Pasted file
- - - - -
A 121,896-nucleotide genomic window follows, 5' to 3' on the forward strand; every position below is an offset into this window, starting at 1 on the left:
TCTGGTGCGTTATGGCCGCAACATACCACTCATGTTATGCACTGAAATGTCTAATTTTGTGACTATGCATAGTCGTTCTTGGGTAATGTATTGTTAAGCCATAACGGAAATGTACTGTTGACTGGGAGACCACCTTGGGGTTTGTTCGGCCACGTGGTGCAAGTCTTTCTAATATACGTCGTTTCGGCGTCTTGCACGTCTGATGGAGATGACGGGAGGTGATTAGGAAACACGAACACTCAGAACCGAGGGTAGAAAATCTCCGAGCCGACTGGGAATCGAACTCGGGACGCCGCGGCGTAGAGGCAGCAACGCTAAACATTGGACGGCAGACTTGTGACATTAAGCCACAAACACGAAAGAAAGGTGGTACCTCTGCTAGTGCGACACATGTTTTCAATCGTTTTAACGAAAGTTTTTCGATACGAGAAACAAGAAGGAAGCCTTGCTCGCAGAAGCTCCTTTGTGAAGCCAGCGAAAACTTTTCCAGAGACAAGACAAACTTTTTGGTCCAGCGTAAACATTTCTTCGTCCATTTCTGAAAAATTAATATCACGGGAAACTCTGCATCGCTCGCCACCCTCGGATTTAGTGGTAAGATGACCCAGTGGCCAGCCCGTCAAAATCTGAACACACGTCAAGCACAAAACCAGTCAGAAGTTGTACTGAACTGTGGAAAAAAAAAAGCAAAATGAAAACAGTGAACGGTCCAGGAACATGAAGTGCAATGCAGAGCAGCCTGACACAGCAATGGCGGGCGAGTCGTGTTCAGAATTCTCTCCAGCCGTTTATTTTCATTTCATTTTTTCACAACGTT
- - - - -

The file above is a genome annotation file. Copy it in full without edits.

A 121,896-nucleotide genomic window follows, 5' to 3' on the forward strand; every position below is an offset into this window, starting at 1 on the left:
TCTGGTGCGTTATGGCCGCAACATACCACTCATGTTATGCACTGAAATGTCTAATTTTGTGACTATGCATAGTCGTTCTTGGGTAATGTATTGTTAAGCCATAACGGAAATGTACTGTTGACTGGGAGACCACCTTGGGGTTTGTTCGGCCACGTGGTGCAAGTCTTTCTAATATACGTCGTTTCGGCGTCTTGCACGTCTGATGGAGATGACGGGAGGTGATTAGGAAACACGAACACTCAGAACCGAGGGTAGAAAATCTCCGAGCCGACTGGGAATCGAACTCGGGACGCCGCGGCGTAGAGGCAGCAACGCTAAACATTGGACGGCAGACTTGTGACATTAAGCCACAAACACGAAAGAAAGGTGGTACCTCTGCTAGTGCGACACATGTTTTCAATCGTTTTAACGAAAGTTTTTCGATACGAGAAACAAGAAGGAAGCCTTGCTCGCAGAAGCTCCTTTGTGAAGCCAGCGAAAACTTTTCCAGAGACAAGACAAACTTTTTGGTCCAGCGTAAACATTTCTTCGTCCATTTCTGAAAAATTAATATCACGGGAAACTCTGCATCGCTCGCCACCCTCGGATTTAGTGGTAAGATGACCCAGTGGCCAGCCCGTCAAAATCTGAACACACGTCAAGCACAAAACCAGTCAGAAGTTGTACTGAACTGTGGAAAAAAAAAAGCAAAATGAAAACAGTGAACGGTCCAGGAACATGAAGTGCAATGCAGAGCAGCCTGACACAGCAATGGCGGGCGAGTCGTGTTCAGAATTCTCTCCAGCCGTTTATTTTCATTTCATTTTTTCACAACGTT